GLOpenCL: OpenCL support on hardware- and software-managed cache multicores

Konstantis Daloukas, Christos D. Antonopoulos, Nikolaos Bellas
University of Thessaly Volos, Greece
In Proceedings of the 6th International Conference on High Performance and Embedded Architectures and Compilers (2011), pp. 15-24


   title={GLOpenCL: OpenCL support on hardware-and software-managed cache multicores},

   author={Daloukas, K. and Antonopoulos, C.D. and Bellas, N.},

   booktitle={Proceedings of the 6th International Conference on High Performance and Embedded Architectures and Compilers},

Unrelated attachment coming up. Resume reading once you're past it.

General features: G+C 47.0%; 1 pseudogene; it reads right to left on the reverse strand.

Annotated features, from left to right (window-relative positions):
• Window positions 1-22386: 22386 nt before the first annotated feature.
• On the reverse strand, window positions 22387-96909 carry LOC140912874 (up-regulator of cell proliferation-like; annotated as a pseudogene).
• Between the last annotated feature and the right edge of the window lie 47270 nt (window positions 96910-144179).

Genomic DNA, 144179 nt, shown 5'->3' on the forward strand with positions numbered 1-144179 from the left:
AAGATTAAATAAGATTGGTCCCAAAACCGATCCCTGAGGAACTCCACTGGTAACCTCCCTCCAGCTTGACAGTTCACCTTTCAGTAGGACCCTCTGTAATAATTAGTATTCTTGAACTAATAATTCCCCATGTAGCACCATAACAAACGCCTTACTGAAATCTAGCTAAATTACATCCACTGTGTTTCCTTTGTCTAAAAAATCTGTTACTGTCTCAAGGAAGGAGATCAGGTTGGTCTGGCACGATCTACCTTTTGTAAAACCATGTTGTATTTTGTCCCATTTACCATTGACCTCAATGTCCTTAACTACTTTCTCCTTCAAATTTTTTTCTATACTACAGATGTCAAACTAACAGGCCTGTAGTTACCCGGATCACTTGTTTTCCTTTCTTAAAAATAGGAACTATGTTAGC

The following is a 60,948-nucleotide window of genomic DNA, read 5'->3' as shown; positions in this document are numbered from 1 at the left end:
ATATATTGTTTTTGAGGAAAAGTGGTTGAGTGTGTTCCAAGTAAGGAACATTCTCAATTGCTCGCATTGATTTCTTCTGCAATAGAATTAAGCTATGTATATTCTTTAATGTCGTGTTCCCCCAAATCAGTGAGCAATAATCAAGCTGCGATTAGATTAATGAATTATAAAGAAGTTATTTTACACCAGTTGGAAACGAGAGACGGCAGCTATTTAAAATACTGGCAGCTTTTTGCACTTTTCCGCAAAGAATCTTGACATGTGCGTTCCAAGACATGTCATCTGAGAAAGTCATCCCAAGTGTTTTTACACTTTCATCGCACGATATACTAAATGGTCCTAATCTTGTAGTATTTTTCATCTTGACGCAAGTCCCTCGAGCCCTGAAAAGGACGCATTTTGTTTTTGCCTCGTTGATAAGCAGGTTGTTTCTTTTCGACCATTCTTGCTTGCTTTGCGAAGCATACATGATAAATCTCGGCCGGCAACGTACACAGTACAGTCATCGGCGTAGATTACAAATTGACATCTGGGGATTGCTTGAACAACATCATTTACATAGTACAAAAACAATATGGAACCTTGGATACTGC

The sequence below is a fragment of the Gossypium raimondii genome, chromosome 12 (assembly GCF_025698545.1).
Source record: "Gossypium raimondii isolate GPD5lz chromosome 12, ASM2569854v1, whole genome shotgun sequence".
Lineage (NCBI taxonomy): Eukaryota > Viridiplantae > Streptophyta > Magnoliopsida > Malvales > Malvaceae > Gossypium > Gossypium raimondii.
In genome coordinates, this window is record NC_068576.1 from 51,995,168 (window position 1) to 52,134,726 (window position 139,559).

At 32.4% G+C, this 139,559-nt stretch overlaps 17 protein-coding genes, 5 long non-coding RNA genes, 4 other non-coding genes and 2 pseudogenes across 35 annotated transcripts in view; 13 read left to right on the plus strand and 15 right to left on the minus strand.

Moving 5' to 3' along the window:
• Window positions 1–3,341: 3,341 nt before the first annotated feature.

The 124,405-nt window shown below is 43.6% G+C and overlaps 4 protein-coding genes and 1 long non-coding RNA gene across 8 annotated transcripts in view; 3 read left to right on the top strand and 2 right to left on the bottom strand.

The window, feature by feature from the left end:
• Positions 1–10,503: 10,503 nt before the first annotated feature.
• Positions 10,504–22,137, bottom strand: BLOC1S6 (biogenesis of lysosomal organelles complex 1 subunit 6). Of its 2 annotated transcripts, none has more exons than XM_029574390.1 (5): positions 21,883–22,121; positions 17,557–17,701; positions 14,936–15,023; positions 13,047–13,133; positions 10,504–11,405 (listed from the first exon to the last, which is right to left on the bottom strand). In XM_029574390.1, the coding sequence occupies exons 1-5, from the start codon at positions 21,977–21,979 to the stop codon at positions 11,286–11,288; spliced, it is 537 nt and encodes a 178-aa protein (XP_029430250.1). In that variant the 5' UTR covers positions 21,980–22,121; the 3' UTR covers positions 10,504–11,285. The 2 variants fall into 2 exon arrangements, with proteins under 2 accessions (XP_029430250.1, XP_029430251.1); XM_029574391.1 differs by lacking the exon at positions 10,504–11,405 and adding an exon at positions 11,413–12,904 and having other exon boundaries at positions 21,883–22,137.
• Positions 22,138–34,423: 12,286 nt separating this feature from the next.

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OpenCL is an industry supported standard for writing programs that execute on multicore platforms as well as on accelerators, such as GPUs or the SPEs of the Cell B.E. In this paper we introduce GLOpenCL, a unified development framework which supports OpenCL on both homogeneous, shared memory, as well as on heterogeneous, distributed memory multicores. The framework consists of a compiler, based on the LLVM compiler infrastructure, and a run-time library, sharing the same basic architecture across all target platforms. The compiler recognizes OpenCL constructs, performs source-to-source code transformations targeting both efficiency and semantic correctness, and adds calls to the run-time library. The latter offers functionality for work creation, management and execution, as well as for data transfers. We evaluate our framework using benchmarks from the distributions of OpenCL implementations by hardware vendors. We find that our generic system performs comparably or better than customized, platform-specific vendor distributions. OpenCL is designed and marketed as a write-once run-anywhere software development framework. However, the standard leaves enough room for target platform specific optimizations. Our experimentation with different, customized implementations of kernels reveals that optimized, hardware mapped implementations are both possible and necessary in the context of OpenCL — especially on non-conventional multicores — if performance is considered a higher priority than programmability.
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